Sunday, October 21, 2018

Links & Reviews

Back in the saddle this week with lots of backlogged news to pass along. It was great to be back at the Seattle Antiquarian Book Fair last weekend (and the city provided a few days of absolutely stunningly lovely weather, too). Coming up next is the Boston International Antiquarian Book Fair (16–18 November), accompanied of course by the Boston Book, Print, and Ephemera Fair on Saturday, 17 November.

- There was an update in the Pittsburgh Post-Gazette on 12 October on the Pittsburgh Carnegie Library thefts case; the story includes some embedded documents. Other reports indicate that both Priore and Schulman will be going to trial, and that arraignment has been scheduled for 29 November.

- Sarah Lindebaum writes on the Houghton Library blog about "Looking Beyond the Text in Frances Wolfreston's Books."

- Video of the recent conference at the American Philosophical Society, "Past, Present, and Future of Libraries," is now available.

- An article I've been watching for for a while is now up: "Passing the Book: Cultures of Reading in the Winthrop Family, 1580–1730."

- Over at Notabilia, a great new Princeton acquisition is highlighted: a textbook signed by several Revolutionary-era students.

- Coming up on 6 November, Heather O'Donnell will deliver the Van Sinderen lecture at Yale's Beinecke Library: "Scouts, Spies, and Surveyors: Collectors of the Future."

- The Adams Papers team at MHS have released transcriptions of John Quincy Adams' diaries from 1821 through February 1825.

- The Library of Congress has digitized its collection of Theodore Roosevelt's papers.

- Book collector and philanthropist Jay Kislak died on 3 October; see his obituary in the Miami Herald or Rebecca Rego Barry's post on the Fine Books Blog.

- William Helfand also passed away earlier this month: Neil Genzlinger wrote the NYTimes obituary.

- Reading Copy has a good background post on forger Lee Israel, as the new movie based on her book Can You Ever Forgive Me? (starring Melissa McCarthy) hits theaters.

- Police in Stranraer, Scotland are looking for information about the June theft of a 1549 "Treacle Bible" from the Old Kirk, outside Drummore village.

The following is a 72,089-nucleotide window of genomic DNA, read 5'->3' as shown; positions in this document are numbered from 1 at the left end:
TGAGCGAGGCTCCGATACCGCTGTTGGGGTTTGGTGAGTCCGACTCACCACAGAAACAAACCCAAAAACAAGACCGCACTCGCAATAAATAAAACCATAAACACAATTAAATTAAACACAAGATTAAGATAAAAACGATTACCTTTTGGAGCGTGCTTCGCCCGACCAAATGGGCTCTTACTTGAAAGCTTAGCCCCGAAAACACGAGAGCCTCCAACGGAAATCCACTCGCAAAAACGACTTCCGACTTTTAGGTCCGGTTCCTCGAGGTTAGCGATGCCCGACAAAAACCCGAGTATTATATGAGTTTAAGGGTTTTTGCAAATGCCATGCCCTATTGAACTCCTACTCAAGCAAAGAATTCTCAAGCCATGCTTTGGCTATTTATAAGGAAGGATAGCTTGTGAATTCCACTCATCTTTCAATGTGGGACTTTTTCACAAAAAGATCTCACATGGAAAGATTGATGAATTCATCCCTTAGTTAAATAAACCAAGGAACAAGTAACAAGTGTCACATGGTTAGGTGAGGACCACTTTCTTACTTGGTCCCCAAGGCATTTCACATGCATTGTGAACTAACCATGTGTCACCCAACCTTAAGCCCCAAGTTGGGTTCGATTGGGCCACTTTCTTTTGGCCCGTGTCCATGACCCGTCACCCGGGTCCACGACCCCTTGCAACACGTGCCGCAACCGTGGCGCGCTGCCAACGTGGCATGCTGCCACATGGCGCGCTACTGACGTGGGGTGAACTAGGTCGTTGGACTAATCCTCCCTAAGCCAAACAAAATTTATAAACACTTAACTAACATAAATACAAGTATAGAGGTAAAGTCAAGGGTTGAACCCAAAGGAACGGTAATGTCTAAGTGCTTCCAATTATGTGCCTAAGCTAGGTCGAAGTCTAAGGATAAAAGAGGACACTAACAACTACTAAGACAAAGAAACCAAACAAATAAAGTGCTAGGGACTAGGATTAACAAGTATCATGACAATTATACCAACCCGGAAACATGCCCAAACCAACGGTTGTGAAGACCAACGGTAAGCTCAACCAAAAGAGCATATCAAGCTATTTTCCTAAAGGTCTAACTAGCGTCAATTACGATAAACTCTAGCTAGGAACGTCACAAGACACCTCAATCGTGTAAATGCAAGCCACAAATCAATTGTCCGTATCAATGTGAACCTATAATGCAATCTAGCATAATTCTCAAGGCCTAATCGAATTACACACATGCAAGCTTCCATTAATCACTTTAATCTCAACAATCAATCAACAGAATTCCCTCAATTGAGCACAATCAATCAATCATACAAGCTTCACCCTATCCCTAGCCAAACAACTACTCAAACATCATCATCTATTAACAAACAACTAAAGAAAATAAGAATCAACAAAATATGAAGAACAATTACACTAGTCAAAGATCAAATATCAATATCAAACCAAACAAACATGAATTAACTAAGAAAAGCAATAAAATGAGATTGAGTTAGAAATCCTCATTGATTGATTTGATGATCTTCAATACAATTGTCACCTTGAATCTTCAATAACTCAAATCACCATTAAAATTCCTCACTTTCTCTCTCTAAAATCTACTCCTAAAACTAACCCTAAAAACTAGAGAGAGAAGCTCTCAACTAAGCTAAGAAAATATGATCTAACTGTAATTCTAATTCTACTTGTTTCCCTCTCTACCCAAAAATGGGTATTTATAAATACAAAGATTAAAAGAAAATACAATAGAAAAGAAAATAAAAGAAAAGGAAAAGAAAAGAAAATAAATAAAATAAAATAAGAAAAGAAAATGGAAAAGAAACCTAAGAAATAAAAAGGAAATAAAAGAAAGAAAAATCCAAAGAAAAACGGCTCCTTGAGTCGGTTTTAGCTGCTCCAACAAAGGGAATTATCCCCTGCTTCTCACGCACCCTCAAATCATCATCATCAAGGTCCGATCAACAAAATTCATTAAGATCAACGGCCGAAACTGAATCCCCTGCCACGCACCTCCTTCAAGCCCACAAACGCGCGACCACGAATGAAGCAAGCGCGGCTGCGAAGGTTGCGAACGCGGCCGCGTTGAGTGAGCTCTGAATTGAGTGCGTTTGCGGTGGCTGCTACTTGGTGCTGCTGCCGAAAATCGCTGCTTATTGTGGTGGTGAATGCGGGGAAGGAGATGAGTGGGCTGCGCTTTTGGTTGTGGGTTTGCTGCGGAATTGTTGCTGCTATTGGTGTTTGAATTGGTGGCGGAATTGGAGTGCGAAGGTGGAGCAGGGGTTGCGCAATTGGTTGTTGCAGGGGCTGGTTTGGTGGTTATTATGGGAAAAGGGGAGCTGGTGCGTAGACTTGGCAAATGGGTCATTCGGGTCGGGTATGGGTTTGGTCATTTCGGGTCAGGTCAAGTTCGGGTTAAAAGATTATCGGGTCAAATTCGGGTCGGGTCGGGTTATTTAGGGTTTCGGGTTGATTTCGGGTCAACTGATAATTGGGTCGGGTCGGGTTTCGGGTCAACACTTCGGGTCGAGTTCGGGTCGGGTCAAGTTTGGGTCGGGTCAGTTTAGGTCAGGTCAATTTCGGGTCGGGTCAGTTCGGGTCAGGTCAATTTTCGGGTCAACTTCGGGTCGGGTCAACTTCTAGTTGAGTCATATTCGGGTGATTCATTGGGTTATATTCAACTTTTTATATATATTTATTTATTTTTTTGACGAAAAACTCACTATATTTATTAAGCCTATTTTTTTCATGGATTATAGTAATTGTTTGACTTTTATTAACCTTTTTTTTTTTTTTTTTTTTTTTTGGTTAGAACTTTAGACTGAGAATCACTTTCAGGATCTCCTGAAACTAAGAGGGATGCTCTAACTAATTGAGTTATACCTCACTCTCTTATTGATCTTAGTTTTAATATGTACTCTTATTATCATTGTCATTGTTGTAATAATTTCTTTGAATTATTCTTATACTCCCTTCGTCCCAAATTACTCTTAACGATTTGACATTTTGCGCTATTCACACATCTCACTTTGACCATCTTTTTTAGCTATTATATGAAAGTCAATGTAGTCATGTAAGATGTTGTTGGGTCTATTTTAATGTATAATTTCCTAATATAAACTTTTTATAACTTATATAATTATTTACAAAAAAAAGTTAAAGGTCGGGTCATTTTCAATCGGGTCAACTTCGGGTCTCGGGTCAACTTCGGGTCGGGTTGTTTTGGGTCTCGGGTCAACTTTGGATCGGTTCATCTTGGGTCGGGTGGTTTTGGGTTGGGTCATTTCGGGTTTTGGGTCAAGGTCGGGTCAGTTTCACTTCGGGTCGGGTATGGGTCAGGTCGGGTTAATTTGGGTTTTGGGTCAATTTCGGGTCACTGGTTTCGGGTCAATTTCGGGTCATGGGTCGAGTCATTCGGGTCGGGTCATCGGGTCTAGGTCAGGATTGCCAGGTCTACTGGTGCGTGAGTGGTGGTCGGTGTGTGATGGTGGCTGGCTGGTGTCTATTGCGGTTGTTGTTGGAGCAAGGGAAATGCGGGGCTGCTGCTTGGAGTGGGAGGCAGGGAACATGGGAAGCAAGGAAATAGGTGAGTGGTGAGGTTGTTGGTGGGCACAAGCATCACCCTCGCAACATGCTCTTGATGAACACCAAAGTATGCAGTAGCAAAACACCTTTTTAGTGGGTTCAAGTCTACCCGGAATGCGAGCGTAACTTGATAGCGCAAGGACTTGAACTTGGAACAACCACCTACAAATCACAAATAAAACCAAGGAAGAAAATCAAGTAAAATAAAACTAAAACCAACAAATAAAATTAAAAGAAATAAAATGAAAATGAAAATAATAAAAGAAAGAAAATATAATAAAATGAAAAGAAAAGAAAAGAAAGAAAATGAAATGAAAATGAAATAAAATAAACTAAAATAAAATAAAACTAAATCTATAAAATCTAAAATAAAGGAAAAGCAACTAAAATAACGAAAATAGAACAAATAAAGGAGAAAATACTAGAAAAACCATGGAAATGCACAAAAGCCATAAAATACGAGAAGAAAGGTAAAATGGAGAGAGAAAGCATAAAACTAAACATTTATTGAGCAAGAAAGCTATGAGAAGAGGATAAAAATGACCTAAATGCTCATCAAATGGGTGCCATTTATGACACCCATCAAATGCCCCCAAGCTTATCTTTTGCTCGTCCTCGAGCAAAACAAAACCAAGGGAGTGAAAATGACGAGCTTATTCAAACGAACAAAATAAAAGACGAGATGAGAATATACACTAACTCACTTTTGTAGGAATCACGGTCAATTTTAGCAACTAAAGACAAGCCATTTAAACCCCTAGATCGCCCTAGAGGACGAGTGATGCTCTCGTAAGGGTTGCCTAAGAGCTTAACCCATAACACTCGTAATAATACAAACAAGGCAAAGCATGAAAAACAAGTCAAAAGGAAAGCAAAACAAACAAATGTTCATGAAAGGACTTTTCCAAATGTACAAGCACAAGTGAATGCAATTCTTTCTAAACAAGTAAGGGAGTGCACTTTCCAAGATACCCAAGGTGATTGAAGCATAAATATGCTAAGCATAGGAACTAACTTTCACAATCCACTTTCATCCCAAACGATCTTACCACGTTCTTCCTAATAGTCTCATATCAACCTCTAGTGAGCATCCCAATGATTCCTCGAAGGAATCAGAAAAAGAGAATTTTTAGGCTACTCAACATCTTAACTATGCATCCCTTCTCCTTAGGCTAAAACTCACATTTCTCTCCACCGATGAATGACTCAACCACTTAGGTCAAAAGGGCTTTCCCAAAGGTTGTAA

- A great highlight from Edward O'Reilly on the N-YHS blog: a manuscript facsimile of a rare 1725 Benjamin Franklin imprint.

- The Lilly Library is featured in the IU Magazine.

- Margaret Atwood writes for the Guardian about Neil Gaiman's The Graveyard Book.

- On the JHI Blog, "Norse Fantasies and American Foundings," by Derek Kane O'Leary.

- "The Importance of Language in Rare Books" at Rare Books Digest.

- Susan Orlean's new book The Library Book was featured on NPR's "Weekend Edition" last weekend.

- Trinity College Dublin has launched a digital version of its Oscar Wilde collection.

- Also newly digitized, from the BL, more than two hundred Anglo-Saxon manuscripts from before 1100.

- The Guardian reports on the return of the Behemoth Bible (Codex Amiatinus) to the BL from Italy for the library's exhibition on things Anglo-Saxon.

- A complete Egyptian Book of the Dead on papyrus sold for more than 1.3 million Euros at auction in Monaco.


- Susan Orlean's The Library Book; reviews by Michael Lewis in the NYTimes, Ron Charles in the WaPo, and by Jennifer Szilai in the NYTimes.

- David Blight's Frederick Douglass; review by Jennifer Szilai in the NYTimes.

- Maryanne Wolf's Reader, Come Home; review by Jennifer Howard in the WaPo.

- Jill Lepore's These Truths; review by Alex Carp in the NYRB.

Upcoming Auctions

Libros y Documentos at Morton Subastas in Mexico City on 23 October.

- Lettres et Manuscrits Autographes at Ader on 23 October.

- Some books and manuscripts in the Arts of the Islamic World sale at Sotheby's London on 24 October.

- The Sporting Sale at Bonhams Edinburgh on 24 October.

- Rare and Important Travel Posters at Swann Galleries on 25 October.

- Books and Works on Paper (online) at Forum Auctions on 25 October.

- Historical Manuscripts at Heritage Auctions on 25 October.

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